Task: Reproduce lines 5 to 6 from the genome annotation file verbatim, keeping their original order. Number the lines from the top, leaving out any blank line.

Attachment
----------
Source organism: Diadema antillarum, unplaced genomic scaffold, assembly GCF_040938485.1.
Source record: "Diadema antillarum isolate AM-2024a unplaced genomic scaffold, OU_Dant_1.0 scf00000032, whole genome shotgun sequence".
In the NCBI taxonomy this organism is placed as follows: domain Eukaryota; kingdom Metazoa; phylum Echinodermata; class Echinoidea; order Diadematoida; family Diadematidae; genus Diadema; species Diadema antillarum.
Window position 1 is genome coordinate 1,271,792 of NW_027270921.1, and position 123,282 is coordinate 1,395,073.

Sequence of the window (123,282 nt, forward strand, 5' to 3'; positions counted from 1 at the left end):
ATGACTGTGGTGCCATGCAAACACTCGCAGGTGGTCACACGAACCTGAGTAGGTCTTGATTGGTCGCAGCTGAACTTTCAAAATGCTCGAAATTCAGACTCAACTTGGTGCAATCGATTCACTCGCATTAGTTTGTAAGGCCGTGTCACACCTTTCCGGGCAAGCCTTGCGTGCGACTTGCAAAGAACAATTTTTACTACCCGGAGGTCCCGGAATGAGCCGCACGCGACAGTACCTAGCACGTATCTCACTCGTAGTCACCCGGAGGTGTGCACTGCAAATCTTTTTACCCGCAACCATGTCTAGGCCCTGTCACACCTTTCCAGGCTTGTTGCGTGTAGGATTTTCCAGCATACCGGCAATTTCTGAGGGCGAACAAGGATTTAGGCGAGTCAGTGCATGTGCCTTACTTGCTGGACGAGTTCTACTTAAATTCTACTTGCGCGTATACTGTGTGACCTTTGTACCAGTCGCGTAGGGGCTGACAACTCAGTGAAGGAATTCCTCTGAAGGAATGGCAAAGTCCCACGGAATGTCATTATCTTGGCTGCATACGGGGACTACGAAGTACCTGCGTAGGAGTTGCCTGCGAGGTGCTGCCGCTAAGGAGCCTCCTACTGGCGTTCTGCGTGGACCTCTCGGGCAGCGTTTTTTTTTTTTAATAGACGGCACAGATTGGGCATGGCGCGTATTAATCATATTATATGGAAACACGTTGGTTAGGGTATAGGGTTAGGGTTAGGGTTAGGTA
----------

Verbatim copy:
Sequence of the window (123,282 nt, forward strand, 5' to 3'; positions counted from 1 at the left end):
ATGACTGTGGTGCCATGCAAACACTCGCAGGTGGTCACACGAACCTGAGTAGGTCTTGATTGGTCGCAGCTGAACTTTCAAAATGCTCGAAATTCAGACTCAACTTGGTGCAATCGATTCACTCGCATTAGTTTGTAAGGCCGTGTCACACCTTTCCGGGCAAGCCTTGCGTGCGACTTGCAAAGAACAATTTTTACTACCCGGAGGTCCCGGAATGAGCCGCACGCGACAGTACCTAGCACGTATCTCACTCGTAGTCACCCGGAGGTGTGCACTGCAAATCTTTTTACCCGCAACCATGTCTAGGCCCTGTCACACCTTTCCAGGCTTGTTGCGTGTAGGATTTTCCAGCATACCGGCAATTTCTGAGGGCGAACAAGGATTTAGGCGAGTCAGTGCATGTGCCTTACTTGCTGGACGAGTTCTACTTAAATTCTACTTGCGCGTATACTGTGTGACCTTTGTACCAGTCGCGTAGGGGCTGACAACTCAGTGAAGGAATTCCTCTGAAGGAATGGCAAAGTCCCACGGAATGTCATTATCTTGGCTGCATACGGGGACTACGAAGTACCTGCGTAGGAGTTGCCTGCGAGGTGCTGCCGCTAAGGAGCCTCCTACTGGCGTTCTGCGTGGACCTCTCGGGCAGCGTTTTTTTTTTTTAATAGACGGCACAGATTGGGCATGGCGCGTATTAATCATATTATATGGAAACACGTTGGTTAGGGTATAGGGTTAGGGTTAGGGTTAGGTA